Vss. 4-9 – Although Jonah was finally responsive to God, the people of Nineveh were more so. The repentance started even before the King called for repentance. I think the key is Vs. 5 in all of this.  The people of Nineveh believed God.  Can you imagine what changes would be made in America if Americans started to believe God? 

Vs. 10 – Because the people responded to the preaching of Jonah, God did not bring judgment at that time. God’s warning of destruction was conditional. They would have been destroyed if they hadn’t repented. They chose to repent. At a later date, Nineveh was destroyed because it went back to its old ways. 


 Vs. 1 – I know if a whole city turned back to God under my preaching, I would have been delighted. Jonah was not delighted. Some people would rather see them destroyed than saved. Such was the case of Jonah.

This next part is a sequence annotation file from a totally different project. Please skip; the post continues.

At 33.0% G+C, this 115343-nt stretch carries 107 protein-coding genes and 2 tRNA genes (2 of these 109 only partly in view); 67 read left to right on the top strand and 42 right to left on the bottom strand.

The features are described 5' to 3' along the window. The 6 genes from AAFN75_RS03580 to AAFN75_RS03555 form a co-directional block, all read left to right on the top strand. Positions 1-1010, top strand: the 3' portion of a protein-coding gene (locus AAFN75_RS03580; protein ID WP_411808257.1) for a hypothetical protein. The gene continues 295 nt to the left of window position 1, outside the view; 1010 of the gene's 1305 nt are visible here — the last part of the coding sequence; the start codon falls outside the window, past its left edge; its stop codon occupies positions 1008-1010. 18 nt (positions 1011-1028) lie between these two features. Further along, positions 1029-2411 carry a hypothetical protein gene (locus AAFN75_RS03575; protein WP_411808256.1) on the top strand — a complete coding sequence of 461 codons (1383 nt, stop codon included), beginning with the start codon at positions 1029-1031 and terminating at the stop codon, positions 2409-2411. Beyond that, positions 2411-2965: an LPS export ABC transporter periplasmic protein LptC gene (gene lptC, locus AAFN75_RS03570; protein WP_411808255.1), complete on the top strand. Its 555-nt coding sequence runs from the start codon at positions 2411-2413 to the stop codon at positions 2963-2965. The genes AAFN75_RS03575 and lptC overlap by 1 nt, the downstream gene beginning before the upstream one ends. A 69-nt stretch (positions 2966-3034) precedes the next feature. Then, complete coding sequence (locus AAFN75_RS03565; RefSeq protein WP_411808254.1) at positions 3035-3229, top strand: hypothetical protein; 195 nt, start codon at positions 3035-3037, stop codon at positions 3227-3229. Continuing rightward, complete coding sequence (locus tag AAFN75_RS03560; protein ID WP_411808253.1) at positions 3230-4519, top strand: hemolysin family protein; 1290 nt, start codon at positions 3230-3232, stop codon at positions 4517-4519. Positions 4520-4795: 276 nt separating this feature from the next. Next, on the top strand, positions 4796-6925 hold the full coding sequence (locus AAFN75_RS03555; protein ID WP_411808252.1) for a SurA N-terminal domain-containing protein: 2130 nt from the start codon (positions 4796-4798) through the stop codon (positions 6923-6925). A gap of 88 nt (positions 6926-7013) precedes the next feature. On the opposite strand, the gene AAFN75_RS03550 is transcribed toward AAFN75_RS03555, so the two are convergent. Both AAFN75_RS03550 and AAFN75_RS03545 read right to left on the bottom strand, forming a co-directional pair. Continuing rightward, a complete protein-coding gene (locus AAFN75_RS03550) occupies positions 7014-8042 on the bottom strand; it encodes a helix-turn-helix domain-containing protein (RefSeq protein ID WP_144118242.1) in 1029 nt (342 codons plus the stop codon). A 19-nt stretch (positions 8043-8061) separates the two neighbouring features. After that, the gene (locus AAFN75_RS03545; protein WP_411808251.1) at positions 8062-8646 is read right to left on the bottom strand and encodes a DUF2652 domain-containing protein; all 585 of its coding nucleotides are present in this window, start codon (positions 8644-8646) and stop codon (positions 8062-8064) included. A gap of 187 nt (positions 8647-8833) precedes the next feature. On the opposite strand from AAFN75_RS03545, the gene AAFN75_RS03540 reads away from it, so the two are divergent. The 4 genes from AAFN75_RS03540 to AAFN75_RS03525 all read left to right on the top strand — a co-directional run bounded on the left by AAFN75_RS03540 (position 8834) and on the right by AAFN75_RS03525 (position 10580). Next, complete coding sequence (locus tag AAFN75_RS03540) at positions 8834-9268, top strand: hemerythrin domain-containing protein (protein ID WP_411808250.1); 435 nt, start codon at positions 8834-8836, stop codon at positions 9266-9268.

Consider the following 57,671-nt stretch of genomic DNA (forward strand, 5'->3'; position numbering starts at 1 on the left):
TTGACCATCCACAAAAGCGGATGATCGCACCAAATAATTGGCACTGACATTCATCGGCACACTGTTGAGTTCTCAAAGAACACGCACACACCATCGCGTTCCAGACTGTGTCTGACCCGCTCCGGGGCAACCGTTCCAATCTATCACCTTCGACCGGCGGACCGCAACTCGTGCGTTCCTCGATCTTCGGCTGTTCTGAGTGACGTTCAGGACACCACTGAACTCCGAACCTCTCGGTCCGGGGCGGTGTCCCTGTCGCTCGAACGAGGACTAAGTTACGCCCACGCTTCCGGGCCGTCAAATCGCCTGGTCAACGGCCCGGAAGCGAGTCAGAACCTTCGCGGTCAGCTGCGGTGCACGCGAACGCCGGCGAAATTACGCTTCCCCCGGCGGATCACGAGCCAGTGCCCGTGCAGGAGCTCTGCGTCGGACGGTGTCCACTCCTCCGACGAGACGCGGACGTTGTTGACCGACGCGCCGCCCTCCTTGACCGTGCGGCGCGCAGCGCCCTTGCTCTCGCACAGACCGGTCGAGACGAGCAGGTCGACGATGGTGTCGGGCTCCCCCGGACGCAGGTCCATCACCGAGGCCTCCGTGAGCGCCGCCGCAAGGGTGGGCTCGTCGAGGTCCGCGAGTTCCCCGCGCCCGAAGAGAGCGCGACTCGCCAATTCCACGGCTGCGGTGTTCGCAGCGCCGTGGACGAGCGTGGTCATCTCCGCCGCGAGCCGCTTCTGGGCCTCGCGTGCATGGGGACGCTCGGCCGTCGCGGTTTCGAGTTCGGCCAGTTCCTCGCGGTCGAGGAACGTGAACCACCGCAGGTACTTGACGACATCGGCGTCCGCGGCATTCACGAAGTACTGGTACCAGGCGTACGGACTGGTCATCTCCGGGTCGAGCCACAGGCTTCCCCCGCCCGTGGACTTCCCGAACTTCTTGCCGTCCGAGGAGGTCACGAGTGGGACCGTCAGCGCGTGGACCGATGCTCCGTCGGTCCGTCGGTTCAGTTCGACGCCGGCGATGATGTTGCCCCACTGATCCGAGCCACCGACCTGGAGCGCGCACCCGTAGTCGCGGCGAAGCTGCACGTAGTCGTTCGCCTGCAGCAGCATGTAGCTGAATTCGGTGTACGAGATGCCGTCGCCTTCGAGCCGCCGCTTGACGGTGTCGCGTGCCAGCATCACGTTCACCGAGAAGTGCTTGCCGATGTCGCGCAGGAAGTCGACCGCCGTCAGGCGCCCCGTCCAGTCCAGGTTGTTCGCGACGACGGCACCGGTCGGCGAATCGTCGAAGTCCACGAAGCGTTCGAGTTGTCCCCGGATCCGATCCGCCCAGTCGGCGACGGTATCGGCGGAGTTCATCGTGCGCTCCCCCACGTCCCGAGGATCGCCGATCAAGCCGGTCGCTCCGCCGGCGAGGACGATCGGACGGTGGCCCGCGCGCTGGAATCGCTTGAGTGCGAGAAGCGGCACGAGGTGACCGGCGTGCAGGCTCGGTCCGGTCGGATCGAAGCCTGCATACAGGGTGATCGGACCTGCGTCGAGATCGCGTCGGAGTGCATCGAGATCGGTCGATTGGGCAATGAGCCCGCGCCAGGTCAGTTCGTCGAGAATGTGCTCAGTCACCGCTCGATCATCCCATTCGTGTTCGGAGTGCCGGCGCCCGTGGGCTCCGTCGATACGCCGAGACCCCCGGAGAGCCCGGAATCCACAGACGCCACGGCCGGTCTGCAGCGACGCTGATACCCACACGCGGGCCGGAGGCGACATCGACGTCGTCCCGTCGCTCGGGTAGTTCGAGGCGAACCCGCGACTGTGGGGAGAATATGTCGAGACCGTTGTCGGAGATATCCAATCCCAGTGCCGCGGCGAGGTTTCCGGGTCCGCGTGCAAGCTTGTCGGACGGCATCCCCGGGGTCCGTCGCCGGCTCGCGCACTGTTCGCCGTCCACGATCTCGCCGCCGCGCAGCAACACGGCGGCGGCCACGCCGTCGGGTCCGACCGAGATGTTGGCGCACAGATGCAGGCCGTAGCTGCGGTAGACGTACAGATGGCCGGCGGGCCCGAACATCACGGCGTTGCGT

Vs. 2 – Jonah was a loyal Jew. He was very nationalistic The Assyrians had been very cruel to the Jewish people. Jonah, knowing God, as He did, was afraid that Nineveh would repent and that God would spare them.  That’s why he didn’t want to go to Nineveh to preach. 

Vss. 3-4 – Jonah became angry with God. That doesn’t make sense, but so often people, including Christians, get angry with God because God doesn’t do what they want Him to do. 

In Vs. 4 we are reminded that it is never good to be angry with God. 

In verses 3-8 Jonah goes out of town, setting up a watch to see if just maybe God might destroy Nineveh anyway. He builds a shack and God miraculously provides a gourd that provides shade. Jonah is very happy.Then God destroys the gourd. Jonah again wished that he could die. He was upset about the gourd. 

Vs. 9 – Jonah even thinks that he has a right to be angry. 

Vs. 10 – God makes his point. Jonah was concerned for the gourd for which he did not labor or make grow. It came and went in two days. 

Vs. 11 – How much more should God care for Nineveh, a city that had 120,000 small children, and much cattle. God had more right to compassionate on Nineveh than Jonah did on the gourd.